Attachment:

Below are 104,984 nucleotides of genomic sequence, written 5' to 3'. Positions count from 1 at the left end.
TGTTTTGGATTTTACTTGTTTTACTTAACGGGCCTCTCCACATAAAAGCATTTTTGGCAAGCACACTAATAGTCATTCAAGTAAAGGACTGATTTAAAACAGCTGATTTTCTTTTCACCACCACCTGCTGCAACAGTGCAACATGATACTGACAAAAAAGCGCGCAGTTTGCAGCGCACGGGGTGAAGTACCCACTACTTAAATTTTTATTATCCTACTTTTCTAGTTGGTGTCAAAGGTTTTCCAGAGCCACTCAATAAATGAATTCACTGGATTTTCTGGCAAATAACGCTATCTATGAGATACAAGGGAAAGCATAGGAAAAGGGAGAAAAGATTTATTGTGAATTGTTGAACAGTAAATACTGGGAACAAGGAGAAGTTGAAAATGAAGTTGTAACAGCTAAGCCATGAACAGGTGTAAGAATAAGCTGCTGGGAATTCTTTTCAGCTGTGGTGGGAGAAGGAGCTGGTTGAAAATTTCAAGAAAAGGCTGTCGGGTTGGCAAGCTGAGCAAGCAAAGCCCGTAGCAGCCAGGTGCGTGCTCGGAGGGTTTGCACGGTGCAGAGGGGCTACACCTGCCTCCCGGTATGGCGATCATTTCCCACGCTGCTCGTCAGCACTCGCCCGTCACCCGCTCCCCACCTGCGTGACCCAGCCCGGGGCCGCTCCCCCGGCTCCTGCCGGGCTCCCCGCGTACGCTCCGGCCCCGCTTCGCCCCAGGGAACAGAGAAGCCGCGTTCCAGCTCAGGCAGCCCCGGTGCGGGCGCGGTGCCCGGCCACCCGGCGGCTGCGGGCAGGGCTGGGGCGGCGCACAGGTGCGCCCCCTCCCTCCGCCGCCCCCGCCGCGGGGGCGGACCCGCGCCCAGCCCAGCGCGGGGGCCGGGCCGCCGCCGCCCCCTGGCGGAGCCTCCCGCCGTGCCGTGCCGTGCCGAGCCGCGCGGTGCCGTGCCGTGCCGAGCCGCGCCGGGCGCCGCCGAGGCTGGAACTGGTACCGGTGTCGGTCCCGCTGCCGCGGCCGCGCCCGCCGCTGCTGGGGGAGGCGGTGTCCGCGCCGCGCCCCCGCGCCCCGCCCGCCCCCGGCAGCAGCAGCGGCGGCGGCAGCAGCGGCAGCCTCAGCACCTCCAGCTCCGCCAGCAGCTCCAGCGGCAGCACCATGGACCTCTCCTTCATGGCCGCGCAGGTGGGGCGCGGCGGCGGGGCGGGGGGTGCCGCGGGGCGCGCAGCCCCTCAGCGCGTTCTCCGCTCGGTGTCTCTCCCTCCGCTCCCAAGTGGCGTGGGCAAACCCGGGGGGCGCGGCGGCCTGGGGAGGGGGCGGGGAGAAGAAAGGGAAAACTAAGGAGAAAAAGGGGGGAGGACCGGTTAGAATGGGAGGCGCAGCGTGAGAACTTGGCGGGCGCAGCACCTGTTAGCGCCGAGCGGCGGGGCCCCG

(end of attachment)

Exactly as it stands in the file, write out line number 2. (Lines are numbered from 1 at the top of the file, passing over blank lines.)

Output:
TGTTTTGGATTTTACTTGTTTTACTTAACGGGCCTCTCCACATAAAAGCATTTTTGGCAAGCACACTAATAGTCATTCAAGTAAAGGACTGATTTAAAACAGCTGATTTTCTTTTCACCACCACCTGCTGCAACAGTGCAACATGATACTGACAAAAAAGCGCGCAGTTTGCAGCGCACGGGGTGAAGTACCCACTACTTAAATTTTTATTATCCTACTTTTCTAGTTGGTGTCAAAGGTTTTCCAGAGCCACTCAATAAATGAATTCACTGGATTTTCTGGCAAATAACGCTATCTATGAGATACAAGGGAAAGCATAGGAAAAGGGAGAAAAGATTTATTGTGAATTGTTGAACAGTAAATACTGGGAACAAGGAGAAGTTGAAAATGAAGTTGTAACAGCTAAGCCATGAACAGGTGTAAGAATAAGCTGCTGGGAATTCTTTTCAGCTGTGGTGGGAGAAGGAGCTGGTTGAAAATTTCAAGAAAAGGCTGTCGGGTTGGCAAGCTGAGCAAGCAAAGCCCGTAGCAGCCAGGTGCGTGCTCGGAGGGTTTGCACGGTGCAGAGGGGCTACACCTGCCTCCCGGTATGGCGATCATTTCCCACGCTGCTCGTCAGCACTCGCCCGTCACCCGCTCCCCACCTGCGTGACCCAGCCCGGGGCCGCTCCCCCGGCTCCTGCCGGGCTCCCCGCGTACGCTCCGGCCCCGCTTCGCCCCAGGGAACAGAGAAGCCGCGTTCCAGCTCAGGCAGCCCCGGTGCGGGCGCGGTGCCCGGCCACCCGGCGGCTGCGGGCAGGGCTGGGGCGGCGCACAGGTGCGCCCCCTCCCTCCGCCGCCCCCGCCGCGGGGGCGGACCCGCGCCCAGCCCAGCGCGGGGGCCGGGCCGCCGCCGCCCCCTGGCGGAGCCTCCCGCCGTGCCGTGCCGTGCCGAGCCGCGCGGTGCCGTGCCGTGCCGAGCCGCGCCGGGCGCCGCCGAGGCTGGAACTGGTACCGGTGTCGGTCCCGCTGCCGCGGCCGCGCCCGCCGCTGCTGGGGGAGGCGGTGTCCGCGCCGCGCCCCCGCGCCCCGCCCGCCCCCGGCAGCAGCAGCGGCGGCGGCAGCAGCGGCAGCCTCAGCACCTCCAGCTCCGCCAGCAGCTCCAGCGGCAGCACCATGGACCTCTCCTTCATGGCCGCGCAGGTGGGGCGCGGCGGCGGGGCGGGGGGTGCCGCGGGGCGCGCAGCCCCTCAGCGCGTTCTCCGCTCGGTGTCTCTCCCTCCGCTCCCAAGTGGCGTGGGCAAACCCGGGGGGCGCGGCGGCCTGGGGAGGGGGCGGGGAGAAGAAAGGGAAAACTAAGGAGAAAAAGGGGGGAGGACCGGTTAGAATGGGAGGCGCAGCGTGAGAACTTGGCGGGCGCAGCACCTGTTAGCGCCGAGCGGCGGGGCCCCG